December 5, 2010

Queer Review: Kinsey

Alfred Kinsey became a legend when he published The Sexual Behavior of the Human Male in 1948. People were shocked, titillated, angered, outraged, and flabbergasted and it's publication made Kinsey a household name virtually overnight. However, that was nothing compared to what happened when he published The Sexual Behavior of the Human Female. People were even more shocked, titillated, angered, outraged, and flabbergasted by its' revelations. While The Sexual Behavior of the Human Male was a success for Kinsey, albeit an extremely controversial one, the publication of The Sexual Behavior of the Human Female nearly resulted in his professional ruin.

Kinsey was truly a pioneer. His work changed how people viewed our own species sexual practices. Homosexuality was considered a diseased sin by many, and whilst there are still those who do, their claims do not have the backing of credible research thanks to Kinsey. That is not to say that Kinsey's work was without legitimate criticism. For instance he relied heavily on prison populations and misrepresented testimonies that he had received from a pedophile.

Kinsey, the 2004 bio-pic of Alfred Kinsey's life, presents the details of his life story. It's competently made, but otherwise uninvolving. For a man who inspired scorn and hatred from religious conservatives and praise and adulation from liberals, Kinsey - as portrayed here - is boring. Perhaps that is the case in real life, but the movie version of Kinsey (played by Liam Neeson) is the stereotypical nerd, who develops an interest in researching human sexual behavior only after realizing how little science and academia know about the topic.

Speaking of Neeson, he does a decent enough job, but he's consistently overshadowed by the supporting cast. Laura Linney gives an entertaining performance as Kinsey's free thinking wife. John Lithgo is suitably fiery as Kinsey Sr, a fundamentalist protestant preacher who thinks that sex is only for procreation, anything else is perversion. Naturally this sets him up as the film's antagonist, to a point. Peter Sarsgaard is alluring as the assistant who first seduces Kinsey, then his wife.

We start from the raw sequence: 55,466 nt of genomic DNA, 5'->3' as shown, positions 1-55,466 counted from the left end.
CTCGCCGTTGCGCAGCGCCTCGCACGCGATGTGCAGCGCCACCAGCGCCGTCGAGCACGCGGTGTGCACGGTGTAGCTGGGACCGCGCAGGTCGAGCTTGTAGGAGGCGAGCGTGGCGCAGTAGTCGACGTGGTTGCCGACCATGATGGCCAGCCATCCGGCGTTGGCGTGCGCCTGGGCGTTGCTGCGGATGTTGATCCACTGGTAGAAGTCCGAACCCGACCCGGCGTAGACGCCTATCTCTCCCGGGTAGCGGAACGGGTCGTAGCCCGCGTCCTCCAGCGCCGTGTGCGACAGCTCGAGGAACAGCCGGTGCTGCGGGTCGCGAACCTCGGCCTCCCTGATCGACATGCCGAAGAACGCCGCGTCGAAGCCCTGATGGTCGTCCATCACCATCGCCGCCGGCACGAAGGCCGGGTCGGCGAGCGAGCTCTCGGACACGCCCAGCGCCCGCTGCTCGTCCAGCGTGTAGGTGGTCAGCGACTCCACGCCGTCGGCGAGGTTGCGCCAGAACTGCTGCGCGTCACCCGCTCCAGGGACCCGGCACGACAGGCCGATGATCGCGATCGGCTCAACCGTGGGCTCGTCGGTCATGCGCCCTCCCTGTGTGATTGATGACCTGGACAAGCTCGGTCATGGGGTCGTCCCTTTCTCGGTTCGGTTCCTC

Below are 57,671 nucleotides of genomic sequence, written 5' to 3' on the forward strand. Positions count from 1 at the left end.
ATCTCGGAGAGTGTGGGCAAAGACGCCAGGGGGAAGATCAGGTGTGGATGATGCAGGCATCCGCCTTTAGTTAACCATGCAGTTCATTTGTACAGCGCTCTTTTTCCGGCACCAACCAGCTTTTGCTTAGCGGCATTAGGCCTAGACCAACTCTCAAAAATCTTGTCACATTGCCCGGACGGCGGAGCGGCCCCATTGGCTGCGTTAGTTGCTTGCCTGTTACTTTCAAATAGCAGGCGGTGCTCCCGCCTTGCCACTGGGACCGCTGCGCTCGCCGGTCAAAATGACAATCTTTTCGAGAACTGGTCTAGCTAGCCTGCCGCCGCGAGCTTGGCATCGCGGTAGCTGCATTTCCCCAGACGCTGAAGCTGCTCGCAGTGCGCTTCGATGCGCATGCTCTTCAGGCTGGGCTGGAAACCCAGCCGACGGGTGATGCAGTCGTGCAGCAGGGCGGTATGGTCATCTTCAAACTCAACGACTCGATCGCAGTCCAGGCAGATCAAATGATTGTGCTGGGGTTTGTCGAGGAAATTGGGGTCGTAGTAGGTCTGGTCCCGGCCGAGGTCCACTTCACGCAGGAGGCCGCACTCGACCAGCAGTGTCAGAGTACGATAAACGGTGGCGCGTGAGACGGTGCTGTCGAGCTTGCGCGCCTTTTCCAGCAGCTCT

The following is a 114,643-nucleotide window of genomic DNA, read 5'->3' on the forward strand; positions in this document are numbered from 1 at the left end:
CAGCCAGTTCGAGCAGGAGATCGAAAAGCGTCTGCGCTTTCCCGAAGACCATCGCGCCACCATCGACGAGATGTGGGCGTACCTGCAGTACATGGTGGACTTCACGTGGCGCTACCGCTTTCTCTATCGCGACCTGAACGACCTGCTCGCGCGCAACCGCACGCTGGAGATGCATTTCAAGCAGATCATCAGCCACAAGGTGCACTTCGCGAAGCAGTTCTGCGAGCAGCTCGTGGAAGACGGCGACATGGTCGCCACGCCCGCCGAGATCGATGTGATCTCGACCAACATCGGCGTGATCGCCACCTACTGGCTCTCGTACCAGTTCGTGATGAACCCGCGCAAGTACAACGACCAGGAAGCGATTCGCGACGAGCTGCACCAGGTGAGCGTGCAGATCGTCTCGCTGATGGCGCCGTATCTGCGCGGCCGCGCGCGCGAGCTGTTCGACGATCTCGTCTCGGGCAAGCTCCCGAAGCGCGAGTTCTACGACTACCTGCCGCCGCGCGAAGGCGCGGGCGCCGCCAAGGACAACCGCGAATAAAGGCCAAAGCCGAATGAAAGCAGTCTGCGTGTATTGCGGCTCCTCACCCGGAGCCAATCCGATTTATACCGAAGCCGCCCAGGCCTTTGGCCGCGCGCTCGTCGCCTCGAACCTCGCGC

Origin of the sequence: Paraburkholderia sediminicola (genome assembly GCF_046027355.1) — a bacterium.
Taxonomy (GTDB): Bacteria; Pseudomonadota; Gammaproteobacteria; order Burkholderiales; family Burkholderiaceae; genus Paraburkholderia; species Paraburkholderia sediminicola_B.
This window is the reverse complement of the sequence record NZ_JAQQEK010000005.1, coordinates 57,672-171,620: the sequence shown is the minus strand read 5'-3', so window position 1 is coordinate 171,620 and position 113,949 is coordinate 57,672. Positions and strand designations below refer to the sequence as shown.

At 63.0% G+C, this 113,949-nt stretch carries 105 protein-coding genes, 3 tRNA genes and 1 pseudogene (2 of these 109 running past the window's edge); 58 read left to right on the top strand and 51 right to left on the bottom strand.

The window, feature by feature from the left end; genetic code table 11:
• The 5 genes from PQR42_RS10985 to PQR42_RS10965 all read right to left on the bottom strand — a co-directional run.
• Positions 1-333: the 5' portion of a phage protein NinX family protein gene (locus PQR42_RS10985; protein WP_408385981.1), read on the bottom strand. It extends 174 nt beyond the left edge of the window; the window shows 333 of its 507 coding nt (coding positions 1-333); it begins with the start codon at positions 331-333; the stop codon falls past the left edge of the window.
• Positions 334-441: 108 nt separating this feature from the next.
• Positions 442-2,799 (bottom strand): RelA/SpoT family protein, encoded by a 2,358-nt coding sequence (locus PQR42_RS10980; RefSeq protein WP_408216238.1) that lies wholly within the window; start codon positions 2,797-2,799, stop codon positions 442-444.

Furthermore, many details are potentially tiltilating, but are otherwise underdeveloped. For instance, the partner swapping that goes on within the Kinsey Institute is presented in the film, but the consequences, with the exception of one scene, are left almost entirely to the imagination. There is also the fact that Kinsey and his associates made films of themselves having sex, but this material seems to also have been truncated. For instance, did any of the members of the project object? Was there any intrinsic value to creating what was essentially pornography in order to study sexual activity, when the main thrust of the Kinsey project was focused on interviewing human subjects?

At the end of the day, the film ultimately offers little insight into Kinseys life. The details that are used to form the structure of the film are well enough known for people who would like to know about him can just do the research. With that said, this would make for good viewing for a professor who wanted to introduce their class to Kinsey's life, but the production as a whole has little to recommend it.

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